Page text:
Harvey Guzzini Alvise Pendant Lamp
Materials: White acrylic tubular lampshade. Chromed metal (iron) parts. Chrome ring on top of the lampshade. Steel wire. Chromed plastic canopy. Bakelite E27 socket.
Cord Length: 80 cm / 31.49’’
Height: 59 cm / 23.22”
Width: ∅ 44 cm / 17.32”
Electricity: 1 bulb E27, 1 x 100 watt maximum, 110/220 volt.
Any type of light bulb can be used. For the lamps with a diffuser a normal white/opaque bulb is preferable. For the versions without diffuser a white/opaque globe lamp gives the best result.
Period: 1960s and 1970s – Mid-Century Modern.
Designer: Luigi Massoni (1930 – 2013).
Manufacturer: Harvey Guzzini, Recanati, Italy, today named iGuzzini.
Other versions: The Harvey Guzzini Alvise pendant lamp was also made as a floor lamp and a table lamp. They were at least made in white and orange. The first edition was not in chrome. These lamps were first sold by Design House (models DS.1, DS.2, DS.3). The metal parts were painted white. Also a version of the floor lamp with a rectangular marble base exists.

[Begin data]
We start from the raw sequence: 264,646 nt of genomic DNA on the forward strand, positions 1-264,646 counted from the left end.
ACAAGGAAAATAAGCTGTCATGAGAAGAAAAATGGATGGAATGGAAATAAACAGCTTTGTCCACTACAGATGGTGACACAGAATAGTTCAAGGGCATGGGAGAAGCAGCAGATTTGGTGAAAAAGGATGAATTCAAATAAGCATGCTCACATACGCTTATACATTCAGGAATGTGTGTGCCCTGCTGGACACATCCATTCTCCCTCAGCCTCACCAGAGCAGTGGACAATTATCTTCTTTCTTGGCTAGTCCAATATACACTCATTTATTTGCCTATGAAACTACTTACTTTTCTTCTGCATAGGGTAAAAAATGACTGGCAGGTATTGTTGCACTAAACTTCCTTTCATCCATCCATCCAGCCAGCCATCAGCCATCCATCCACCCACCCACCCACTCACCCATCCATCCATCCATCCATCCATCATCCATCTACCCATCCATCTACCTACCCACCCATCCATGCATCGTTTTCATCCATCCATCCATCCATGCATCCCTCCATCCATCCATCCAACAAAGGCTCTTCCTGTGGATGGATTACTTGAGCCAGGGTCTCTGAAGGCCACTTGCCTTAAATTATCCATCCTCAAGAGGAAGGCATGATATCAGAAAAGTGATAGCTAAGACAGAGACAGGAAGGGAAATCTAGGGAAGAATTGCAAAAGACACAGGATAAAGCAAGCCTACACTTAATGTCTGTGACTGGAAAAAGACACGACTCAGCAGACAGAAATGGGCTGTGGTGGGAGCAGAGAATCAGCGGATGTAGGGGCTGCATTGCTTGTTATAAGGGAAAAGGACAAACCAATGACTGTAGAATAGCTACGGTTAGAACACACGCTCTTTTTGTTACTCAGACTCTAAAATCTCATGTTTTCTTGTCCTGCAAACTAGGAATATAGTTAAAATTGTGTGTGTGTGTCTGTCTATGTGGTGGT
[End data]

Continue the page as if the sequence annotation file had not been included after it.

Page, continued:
iGuzzini illuminazione was established in June 1958 by Raimondo Guzzini (born 1928) under the name Harvey. Harvey is derived from the famous movie ‘Harvey’ with James Stuart and the invisible rabbit Harvey from 1950.
The initial production of enamelled copper objects was supplemented by decorative luminaires.
In the early sixties it became a family business when his 5 brothers joined the company. In 1962 Luigi Massoni was attracted to lead the design team. He worked for Fratelli Guzzini and Harvey Guzzini until 1976. Luigi Massoni designed many iconic lamps in that period. They are on display here on Vintageinfo.
The company still exists and changed the name in 1974 into iGuzzini and in 1981 to iGuzzini illuminazione.
Harvey Guzzini lamps were also sold under the brand name MEBLO. MEBLO is a Slovenian (Yugoslavia) company.
The MEBLO factory was founded in 1948 when Gorizia craftsmen joined forces and founded the Furniture Factory, later named Edvard Kardelj (communist leader and national hero of World War II). In 1950 the name changed in MEBLO.